A "newish" site on the Web, http://www.VolunteerStories.com, is a perfect site for a unique form of recognition. Volunteers can post stories about their volunteer experiences for the entire globe to read. There is an archive of stories and a place to submit stories. Also on this site is a place to list volunteer positions.
Get volunteers to submit short vignettes about their volunteer experience and then submit one per month. You can make hot links from your organization's site to Volunteer Stories, and announce those stories that are used each month. A great way to get your story out and recognize the work of volunteers at the same time.
Listing your volunteer positions also makes it possible for readers to read those great stories and then link to your site to sign on as a volunteer.
Volunteers who provide service in long term positions, more than one year, should be interviewed when they leave the organization. Talking to departing volunteers provides information to help retain current ones. Here are some tips, including some questions, to help you manage the exit interview for a volunteer:
|Question:|| Excellent............................. Poor
.....1.................... 3.................... 5
|1. How would you rate the quality of the assignment in the area in which you worked?|
|2. How would you rate the supervision of your work?|
|3. How would you rate the relationship you had with paid staff?|
|4. How would you rate the relationship you had with other volunteers?|
|5. How would you rate the relationship you had with clients?|
|6. How would you rate your comfort in fitting in to the culture of our organization?|
|7. How did the position description reflect what you actually did when volunteering?|
|8. Did the training provide the necessary information for you to do the task for which you had been recruited?|
|9. Was the recognition you received for your work adequate?|
Volunteer programs are most successful when everyone feels part of a team. Here are some tips to help you build the successful volunteer team.
A long time volunteer has provided service to the financial side of a nonprofit. You discover they have embezzled thousands of dollars. The first person to find this out has to tell others-the director of the program, the Board president, and the list goes on. This is the nightmare everyone wishes and prays will never happen to them. The fact is those who work with volunteers must, on occasion, deliver bad news. Here are some hints to help deliver it with a chance for the best results.
||Imagine yourself presenting the bad news but leaving the person to whom you are reporting with the idea that you are in control, honest, and willing to acknowledge errors. Then present yourself and your information with an eye to creating that image.|
||Bad news can sometimes cause negative reactions in the recipient. The person, for example, might become defensive or hostile. One way to reduce that reaction is by choosing words and descriptions that are impersonal and non-threatening.|
||When there is bad news be prepared, or better yet, be over prepared to answer any and all questions. Run through the list of who, what, why, where, when, and how much. If you can answer those fully, chances are you will appear to have the situation under control.|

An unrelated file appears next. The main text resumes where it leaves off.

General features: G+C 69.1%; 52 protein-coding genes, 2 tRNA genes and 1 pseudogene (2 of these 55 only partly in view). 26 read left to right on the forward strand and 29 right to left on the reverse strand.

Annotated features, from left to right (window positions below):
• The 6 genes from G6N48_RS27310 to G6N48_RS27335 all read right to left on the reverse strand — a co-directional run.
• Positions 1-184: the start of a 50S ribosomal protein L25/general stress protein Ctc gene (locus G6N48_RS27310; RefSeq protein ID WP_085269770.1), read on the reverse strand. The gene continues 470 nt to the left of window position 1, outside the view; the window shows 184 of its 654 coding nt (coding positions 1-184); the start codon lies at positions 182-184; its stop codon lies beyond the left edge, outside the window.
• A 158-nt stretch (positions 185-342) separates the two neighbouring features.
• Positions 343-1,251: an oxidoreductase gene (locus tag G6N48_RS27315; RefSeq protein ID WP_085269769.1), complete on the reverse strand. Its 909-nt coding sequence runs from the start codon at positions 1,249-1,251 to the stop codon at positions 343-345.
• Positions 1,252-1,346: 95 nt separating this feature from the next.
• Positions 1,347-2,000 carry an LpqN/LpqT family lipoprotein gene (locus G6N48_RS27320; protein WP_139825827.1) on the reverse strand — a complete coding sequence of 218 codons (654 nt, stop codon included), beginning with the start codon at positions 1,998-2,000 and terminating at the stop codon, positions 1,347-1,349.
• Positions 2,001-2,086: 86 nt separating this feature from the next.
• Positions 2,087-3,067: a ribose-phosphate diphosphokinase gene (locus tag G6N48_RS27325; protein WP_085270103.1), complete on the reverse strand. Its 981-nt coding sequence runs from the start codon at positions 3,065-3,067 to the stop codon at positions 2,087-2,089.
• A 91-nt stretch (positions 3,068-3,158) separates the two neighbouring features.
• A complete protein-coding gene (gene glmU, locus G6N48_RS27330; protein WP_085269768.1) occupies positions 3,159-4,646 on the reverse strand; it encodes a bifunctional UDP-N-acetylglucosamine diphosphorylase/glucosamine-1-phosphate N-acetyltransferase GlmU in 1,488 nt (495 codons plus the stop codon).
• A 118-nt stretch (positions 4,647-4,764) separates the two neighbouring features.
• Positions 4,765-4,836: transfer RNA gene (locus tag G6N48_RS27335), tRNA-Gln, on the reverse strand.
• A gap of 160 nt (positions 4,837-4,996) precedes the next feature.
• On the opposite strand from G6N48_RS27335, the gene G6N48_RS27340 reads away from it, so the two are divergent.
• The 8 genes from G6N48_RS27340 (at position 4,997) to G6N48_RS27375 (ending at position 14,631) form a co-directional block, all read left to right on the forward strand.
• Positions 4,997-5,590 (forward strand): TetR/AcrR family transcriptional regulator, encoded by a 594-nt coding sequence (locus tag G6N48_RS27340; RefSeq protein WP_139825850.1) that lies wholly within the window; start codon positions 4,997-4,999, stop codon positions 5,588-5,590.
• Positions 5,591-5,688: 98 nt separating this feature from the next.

||Go into the meeting with the beginning of a plan for how to remedy the situation or ameliorate its negative impact on the organization. Solicit the input of the person to whom you report, but let them know you are already thinking about how to fix it.|
||When you unload a bomb and are supported, even in the smallest fashion, by the person to whom you report, reward them with a thank you. "Thanks so much for not shooting the messenger." "I really appreciate your reaction to this and your support of my efforts to solve the problem."|
The international Association for Volunteer Administration will hold its annual conference, Oct. 3-6 at the downtown Sheraton Centre in Toronto, Ontario, Canada. Based on the theme "Mosaic 2001," the conference will offer a variety of speakers, workshops and networking opportunities with particular focus on diversity, technology, partnership and professionalism. Highlights of the conference include:
There will be a discount on the conference registration fee through Aug. 24. To request a registration booklet, call 804.346.2266, write to AVA at email@example.com or P.O. Box 32092, Richmond, VA 23294 USA. Visit http://www.avaintl.org for information.
Washington State University offers a Volunteer Management Certification Program through the Internet. Individuals around the world can earn a certificate in managing or coordinating volunteers, without leaving home.
For more information, visit Volunteer Today's Portal site, Internet Resources. Look for the Washington State University listing. There is a hot link to their Web site.
The National Association of Volunteer Programs in Local Government (NAVPLG) is an association of administrators, coordinators and directors of volunteer programs in local government. Its purpose is to strengthen volunteer programs in local government through leadership, advocacy, networking and information exchange. NAAVPLG is an affiliate of the National Association of Counties and is seeking affiliate status with the National League of Cities.
Cost is $20 for individuals and $75 for group local government membership. An affiliate membership is $25 and is intended for those who are not local government members but may have an interest in the group. There is a quarterly newsletter, national network, and access to NACo's Volunteerism Project.
For more information contact Glenis Chapin, who is a member of the Executive Committee. She can be reached by phone at 503-588-7990. Be sure to mention you read about this in Volunteer Today.